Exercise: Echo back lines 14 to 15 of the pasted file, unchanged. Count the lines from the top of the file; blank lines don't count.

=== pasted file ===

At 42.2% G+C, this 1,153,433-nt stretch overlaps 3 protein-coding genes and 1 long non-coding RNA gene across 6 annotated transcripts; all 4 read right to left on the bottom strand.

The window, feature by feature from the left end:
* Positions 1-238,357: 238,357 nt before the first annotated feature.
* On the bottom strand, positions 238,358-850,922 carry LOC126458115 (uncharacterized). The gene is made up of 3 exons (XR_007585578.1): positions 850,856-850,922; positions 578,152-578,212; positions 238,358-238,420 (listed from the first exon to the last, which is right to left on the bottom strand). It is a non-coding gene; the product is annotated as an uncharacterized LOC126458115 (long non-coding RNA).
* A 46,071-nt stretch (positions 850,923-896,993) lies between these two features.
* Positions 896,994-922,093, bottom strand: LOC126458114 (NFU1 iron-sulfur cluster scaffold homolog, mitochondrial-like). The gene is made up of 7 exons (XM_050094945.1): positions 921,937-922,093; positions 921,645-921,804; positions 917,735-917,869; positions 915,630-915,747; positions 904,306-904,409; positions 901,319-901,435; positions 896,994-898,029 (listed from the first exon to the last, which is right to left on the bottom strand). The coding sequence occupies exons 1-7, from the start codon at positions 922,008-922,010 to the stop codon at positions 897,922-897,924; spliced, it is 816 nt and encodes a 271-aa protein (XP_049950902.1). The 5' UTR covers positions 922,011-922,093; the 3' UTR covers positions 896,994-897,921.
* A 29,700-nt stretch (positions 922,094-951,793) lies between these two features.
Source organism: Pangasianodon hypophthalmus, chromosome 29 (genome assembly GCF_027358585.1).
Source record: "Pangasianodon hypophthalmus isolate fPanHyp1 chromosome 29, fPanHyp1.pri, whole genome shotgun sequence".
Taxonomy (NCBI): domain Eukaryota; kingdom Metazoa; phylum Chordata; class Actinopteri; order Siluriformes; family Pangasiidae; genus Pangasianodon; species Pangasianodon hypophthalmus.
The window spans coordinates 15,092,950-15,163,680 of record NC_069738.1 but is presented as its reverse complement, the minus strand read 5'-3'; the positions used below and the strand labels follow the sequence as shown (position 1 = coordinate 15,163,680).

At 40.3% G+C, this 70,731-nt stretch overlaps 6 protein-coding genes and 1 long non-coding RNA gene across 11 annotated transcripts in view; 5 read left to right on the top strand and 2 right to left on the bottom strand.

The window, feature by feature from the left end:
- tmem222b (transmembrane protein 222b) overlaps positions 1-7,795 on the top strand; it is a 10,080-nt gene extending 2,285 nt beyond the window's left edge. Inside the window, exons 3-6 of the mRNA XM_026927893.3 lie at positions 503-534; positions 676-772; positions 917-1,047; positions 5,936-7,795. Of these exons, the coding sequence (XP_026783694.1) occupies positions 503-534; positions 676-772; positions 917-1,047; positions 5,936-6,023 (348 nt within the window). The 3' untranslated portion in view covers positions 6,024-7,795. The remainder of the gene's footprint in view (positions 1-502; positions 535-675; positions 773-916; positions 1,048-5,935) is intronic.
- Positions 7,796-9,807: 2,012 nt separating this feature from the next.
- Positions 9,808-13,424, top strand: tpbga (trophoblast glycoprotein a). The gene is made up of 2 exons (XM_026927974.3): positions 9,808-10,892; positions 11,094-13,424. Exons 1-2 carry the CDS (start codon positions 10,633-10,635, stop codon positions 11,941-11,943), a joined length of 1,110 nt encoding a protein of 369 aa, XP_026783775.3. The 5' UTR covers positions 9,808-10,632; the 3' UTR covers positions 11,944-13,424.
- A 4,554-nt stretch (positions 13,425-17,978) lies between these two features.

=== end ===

- tmem222b (transmembrane protein 222b) overlaps positions 1-7,795 on the top strand; it is a 10,080-nt gene extending 2,285 nt beyond the window's left edge. Inside the window, exons 3-6 of the mRNA XM_026927893.3 lie at positions 503-534; positions 676-772; positions 917-1,047; positions 5,936-7,795. Of these exons, the coding sequence (XP_026783694.1) occupies positions 503-534; positions 676-772; positions 917-1,047; positions 5,936-6,023 (348 nt within the window). The 3' untranslated portion in view covers positions 6,024-7,795. The remainder of the gene's footprint in view (positions 1-502; positions 535-675; positions 773-916; positions 1,048-5,935) is intronic.
- Positions 7,796-9,807: 2,012 nt separating this feature from the next.